William J. Hanney, an instructor in the Physical Therapy program at the University of Central Florida, said that the ‘‘neck is a remarkable mobile joint that acts as a crossroad for the trunk, upper extremities, and head. Therefore, fluent movement and orientation of the head and neck are required to position senses to our surroundings.”
What this means that it takes more than the best ergonomic chair money can buy and a good sitting and monitor position to avoid neck pain, and the consequent upper back, shoulder and scapula pain that often follow. You need to get moving.
Neutral sitting position
The first thing to check is whether you can sit in a neutral position and still comfortably use your computer, phone, check your monitor, etc. The article points out that sitting in the neutral position described below is well established as the only way to control this excessive and prolonged muscle activity of the head’s deep flexors and correct the other issues associated with poor seating posture.
Find your neutral sitting position by rolling/tilting your pelvis forward to create a natural curve in your lumbar spine. Now lift your sternum up vertically – this action should lift and push out your chest a little, and your shoulders should fall back and down. Tuck your chin in and raise your head to a comfortable position – about 10-15° off vertical. Computer monitors should be adjusted so you see them well in this position. Hold this position as much as possible for static seated activities, e.g. typing, talking on the phone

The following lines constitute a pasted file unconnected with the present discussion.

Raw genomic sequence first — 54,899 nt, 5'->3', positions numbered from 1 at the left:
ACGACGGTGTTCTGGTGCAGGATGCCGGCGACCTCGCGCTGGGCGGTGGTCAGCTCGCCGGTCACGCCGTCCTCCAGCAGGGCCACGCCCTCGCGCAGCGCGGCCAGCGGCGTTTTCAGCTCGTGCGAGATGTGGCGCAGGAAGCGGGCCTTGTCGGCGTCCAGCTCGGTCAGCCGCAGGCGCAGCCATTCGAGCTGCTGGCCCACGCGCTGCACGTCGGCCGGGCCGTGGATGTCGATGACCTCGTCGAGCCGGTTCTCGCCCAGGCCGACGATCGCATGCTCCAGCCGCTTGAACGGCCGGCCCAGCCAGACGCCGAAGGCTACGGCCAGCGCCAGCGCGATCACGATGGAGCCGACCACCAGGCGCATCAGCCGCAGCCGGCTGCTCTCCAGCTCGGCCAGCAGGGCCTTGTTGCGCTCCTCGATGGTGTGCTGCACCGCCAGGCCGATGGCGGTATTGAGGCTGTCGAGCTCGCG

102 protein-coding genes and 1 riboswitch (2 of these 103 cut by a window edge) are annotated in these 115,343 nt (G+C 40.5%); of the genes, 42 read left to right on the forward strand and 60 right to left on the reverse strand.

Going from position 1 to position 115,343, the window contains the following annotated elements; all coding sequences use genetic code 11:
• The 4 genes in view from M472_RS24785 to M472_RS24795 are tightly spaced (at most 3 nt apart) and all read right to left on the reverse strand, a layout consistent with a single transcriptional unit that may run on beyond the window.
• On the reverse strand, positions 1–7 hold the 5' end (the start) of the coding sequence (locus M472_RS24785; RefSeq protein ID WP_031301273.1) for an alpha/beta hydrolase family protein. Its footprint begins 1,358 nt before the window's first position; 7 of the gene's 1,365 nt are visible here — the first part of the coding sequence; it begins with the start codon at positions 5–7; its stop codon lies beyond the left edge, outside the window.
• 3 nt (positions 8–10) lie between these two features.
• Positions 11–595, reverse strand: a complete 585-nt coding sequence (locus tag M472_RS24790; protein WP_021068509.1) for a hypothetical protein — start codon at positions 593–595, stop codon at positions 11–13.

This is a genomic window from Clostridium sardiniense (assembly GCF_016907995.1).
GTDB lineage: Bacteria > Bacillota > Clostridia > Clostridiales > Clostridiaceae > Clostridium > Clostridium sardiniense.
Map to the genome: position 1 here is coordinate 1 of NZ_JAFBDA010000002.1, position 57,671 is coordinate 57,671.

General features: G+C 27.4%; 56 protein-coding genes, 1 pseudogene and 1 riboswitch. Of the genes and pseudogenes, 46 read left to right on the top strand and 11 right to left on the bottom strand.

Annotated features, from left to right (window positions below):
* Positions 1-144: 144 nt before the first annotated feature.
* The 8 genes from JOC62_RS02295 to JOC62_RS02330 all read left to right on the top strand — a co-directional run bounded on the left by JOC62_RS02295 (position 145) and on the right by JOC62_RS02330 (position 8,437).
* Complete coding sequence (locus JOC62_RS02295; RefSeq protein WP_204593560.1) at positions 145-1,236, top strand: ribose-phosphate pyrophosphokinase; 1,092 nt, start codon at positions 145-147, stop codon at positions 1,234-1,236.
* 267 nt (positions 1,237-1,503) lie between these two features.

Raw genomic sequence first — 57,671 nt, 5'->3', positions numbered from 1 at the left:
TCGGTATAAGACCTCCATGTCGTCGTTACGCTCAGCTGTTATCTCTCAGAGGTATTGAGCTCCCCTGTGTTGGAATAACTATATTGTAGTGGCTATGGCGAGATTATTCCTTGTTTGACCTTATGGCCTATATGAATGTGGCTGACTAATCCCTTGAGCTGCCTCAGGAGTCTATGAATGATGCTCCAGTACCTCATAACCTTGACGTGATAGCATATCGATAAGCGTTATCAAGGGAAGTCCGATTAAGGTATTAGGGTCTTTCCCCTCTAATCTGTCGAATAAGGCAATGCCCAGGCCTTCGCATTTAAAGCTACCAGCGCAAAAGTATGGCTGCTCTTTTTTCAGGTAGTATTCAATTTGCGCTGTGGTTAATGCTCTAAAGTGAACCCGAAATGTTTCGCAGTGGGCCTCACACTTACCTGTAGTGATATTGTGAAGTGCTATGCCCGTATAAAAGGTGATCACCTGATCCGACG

Stand with your back to a wall. Flatten your lumbar spine (spine below ribs) against the wall by tilting your pelvis. Now bring your shoulder back so they are in contact with the wall – hold for 10 seconds. Tuck your chin in. Lift your head up while keeping chin tucked.
From the position above, make slow, controlled movements to move the head and neck in all directions in a pain-free range of motion, i.e. head own, head up, rotate chin to right and left, tip head right and left as if trying to put ear against each shoulder.